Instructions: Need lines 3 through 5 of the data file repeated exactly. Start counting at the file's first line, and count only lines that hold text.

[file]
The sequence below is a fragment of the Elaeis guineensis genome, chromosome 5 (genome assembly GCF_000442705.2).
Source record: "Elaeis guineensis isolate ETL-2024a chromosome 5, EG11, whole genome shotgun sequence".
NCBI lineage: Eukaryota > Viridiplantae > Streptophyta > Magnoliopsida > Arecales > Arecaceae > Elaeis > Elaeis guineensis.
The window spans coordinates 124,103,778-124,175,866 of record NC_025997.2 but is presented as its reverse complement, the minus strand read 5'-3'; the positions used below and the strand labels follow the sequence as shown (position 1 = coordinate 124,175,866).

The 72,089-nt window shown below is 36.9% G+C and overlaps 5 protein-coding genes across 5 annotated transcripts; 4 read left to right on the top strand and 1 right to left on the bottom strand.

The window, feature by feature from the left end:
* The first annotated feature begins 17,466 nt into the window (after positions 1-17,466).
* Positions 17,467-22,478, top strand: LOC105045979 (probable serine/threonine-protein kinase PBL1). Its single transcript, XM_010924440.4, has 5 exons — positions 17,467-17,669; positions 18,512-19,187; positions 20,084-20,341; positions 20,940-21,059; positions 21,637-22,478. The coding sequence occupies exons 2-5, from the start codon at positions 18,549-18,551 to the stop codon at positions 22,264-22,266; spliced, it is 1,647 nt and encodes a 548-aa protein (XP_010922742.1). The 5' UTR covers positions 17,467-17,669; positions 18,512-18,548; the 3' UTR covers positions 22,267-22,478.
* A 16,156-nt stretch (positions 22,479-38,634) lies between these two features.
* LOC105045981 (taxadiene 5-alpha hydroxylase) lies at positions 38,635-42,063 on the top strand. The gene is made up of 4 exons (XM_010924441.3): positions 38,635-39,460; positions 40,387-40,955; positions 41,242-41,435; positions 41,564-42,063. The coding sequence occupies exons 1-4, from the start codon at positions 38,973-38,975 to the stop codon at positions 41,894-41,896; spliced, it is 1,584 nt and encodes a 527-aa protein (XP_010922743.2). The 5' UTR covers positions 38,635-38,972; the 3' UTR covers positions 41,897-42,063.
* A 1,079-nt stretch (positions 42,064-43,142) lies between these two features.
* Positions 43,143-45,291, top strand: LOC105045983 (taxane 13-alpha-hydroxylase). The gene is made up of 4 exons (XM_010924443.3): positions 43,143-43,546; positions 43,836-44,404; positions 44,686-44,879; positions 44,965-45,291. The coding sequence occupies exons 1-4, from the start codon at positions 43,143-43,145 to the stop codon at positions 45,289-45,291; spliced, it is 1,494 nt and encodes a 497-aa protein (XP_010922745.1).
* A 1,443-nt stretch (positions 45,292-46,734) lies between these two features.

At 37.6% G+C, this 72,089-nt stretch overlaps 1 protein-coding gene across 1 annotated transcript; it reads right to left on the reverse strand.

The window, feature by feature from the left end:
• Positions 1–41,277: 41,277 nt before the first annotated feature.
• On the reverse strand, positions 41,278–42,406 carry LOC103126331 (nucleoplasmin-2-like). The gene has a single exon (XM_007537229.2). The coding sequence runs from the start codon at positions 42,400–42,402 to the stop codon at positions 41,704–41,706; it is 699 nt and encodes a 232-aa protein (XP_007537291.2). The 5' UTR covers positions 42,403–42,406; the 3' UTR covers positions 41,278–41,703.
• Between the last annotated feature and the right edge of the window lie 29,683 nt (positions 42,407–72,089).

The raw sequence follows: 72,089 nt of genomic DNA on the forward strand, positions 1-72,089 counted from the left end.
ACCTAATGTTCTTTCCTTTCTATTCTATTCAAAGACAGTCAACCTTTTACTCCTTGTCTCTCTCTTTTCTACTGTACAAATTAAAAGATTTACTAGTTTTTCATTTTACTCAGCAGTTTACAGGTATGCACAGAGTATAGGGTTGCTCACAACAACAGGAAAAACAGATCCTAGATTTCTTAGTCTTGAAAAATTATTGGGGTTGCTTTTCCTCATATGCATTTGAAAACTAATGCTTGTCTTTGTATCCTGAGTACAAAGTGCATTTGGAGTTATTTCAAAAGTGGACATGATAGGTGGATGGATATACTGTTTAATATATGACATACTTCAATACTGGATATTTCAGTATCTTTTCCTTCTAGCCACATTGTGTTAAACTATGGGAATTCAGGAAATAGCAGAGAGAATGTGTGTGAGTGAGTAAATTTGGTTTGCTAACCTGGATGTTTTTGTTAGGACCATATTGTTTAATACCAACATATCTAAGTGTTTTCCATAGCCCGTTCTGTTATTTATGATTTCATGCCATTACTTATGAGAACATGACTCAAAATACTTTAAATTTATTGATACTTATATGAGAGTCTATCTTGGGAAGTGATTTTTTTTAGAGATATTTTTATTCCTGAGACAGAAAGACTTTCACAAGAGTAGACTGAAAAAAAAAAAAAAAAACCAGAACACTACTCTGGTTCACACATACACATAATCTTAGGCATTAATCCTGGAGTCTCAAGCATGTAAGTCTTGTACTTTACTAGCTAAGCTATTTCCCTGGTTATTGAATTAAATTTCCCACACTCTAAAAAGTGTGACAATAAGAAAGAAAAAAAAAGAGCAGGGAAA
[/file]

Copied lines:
NCBI lineage: Eukaryota > Viridiplantae > Streptophyta > Magnoliopsida > Arecales > Arecaceae > Elaeis > Elaeis guineensis.
The window spans coordinates 124,103,778-124,175,866 of record NC_025997.2 but is presented as its reverse complement, the minus strand read 5'-3'; the positions used below and the strand labels follow the sequence as shown (position 1 = coordinate 124,175,866).

The 72,089-nt window shown below is 36.9% G+C and overlaps 5 protein-coding genes across 5 annotated transcripts; 4 read left to right on the top strand and 1 right to left on the bottom strand.